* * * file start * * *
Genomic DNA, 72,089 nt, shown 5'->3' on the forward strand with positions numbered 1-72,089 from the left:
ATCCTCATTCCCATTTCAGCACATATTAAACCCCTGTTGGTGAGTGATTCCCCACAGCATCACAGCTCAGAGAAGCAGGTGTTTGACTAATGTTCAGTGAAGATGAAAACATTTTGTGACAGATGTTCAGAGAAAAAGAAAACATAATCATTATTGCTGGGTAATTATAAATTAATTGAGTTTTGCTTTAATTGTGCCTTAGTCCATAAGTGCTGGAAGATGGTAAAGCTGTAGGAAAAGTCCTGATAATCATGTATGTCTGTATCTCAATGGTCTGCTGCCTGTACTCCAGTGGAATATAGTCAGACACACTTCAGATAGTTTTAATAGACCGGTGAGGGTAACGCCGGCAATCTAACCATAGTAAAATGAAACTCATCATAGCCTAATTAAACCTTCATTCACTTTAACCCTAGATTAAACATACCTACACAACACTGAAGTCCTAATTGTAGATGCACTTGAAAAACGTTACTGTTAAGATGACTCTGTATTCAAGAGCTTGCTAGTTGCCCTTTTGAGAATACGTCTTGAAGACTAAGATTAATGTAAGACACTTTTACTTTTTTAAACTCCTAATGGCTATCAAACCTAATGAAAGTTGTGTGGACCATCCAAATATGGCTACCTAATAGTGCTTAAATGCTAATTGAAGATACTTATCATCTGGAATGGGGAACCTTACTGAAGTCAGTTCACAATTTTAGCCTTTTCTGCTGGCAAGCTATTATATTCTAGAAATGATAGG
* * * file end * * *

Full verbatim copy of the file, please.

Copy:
Genomic DNA, 72,089 nt, shown 5'->3' on the forward strand with positions numbered 1-72,089 from the left:
ATCCTCATTCCCATTTCAGCACATATTAAACCCCTGTTGGTGAGTGATTCCCCACAGCATCACAGCTCAGAGAAGCAGGTGTTTGACTAATGTTCAGTGAAGATGAAAACATTTTGTGACAGATGTTCAGAGAAAAAGAAAACATAATCATTATTGCTGGGTAATTATAAATTAATTGAGTTTTGCTTTAATTGTGCCTTAGTCCATAAGTGCTGGAAGATGGTAAAGCTGTAGGAAAAGTCCTGATAATCATGTATGTCTGTATCTCAATGGTCTGCTGCCTGTACTCCAGTGGAATATAGTCAGACACACTTCAGATAGTTTTAATAGACCGGTGAGGGTAACGCCGGCAATCTAACCATAGTAAAATGAAACTCATCATAGCCTAATTAAACCTTCATTCACTTTAACCCTAGATTAAACATACCTACACAACACTGAAGTCCTAATTGTAGATGCACTTGAAAAACGTTACTGTTAAGATGACTCTGTATTCAAGAGCTTGCTAGTTGCCCTTTTGAGAATACGTCTTGAAGACTAAGATTAATGTAAGACACTTTTACTTTTTTAAACTCCTAATGGCTATCAAACCTAATGAAAGTTGTGTGGACCATCCAAATATGGCTACCTAATAGTGCTTAAATGCTAATTGAAGATACTTATCATCTGGAATGGGGAACCTTACTGAAGTCAGTTCACAATTTTAGCCTTTTCTGCTGGCAAGCTATTATATTCTAGAAATGATAGG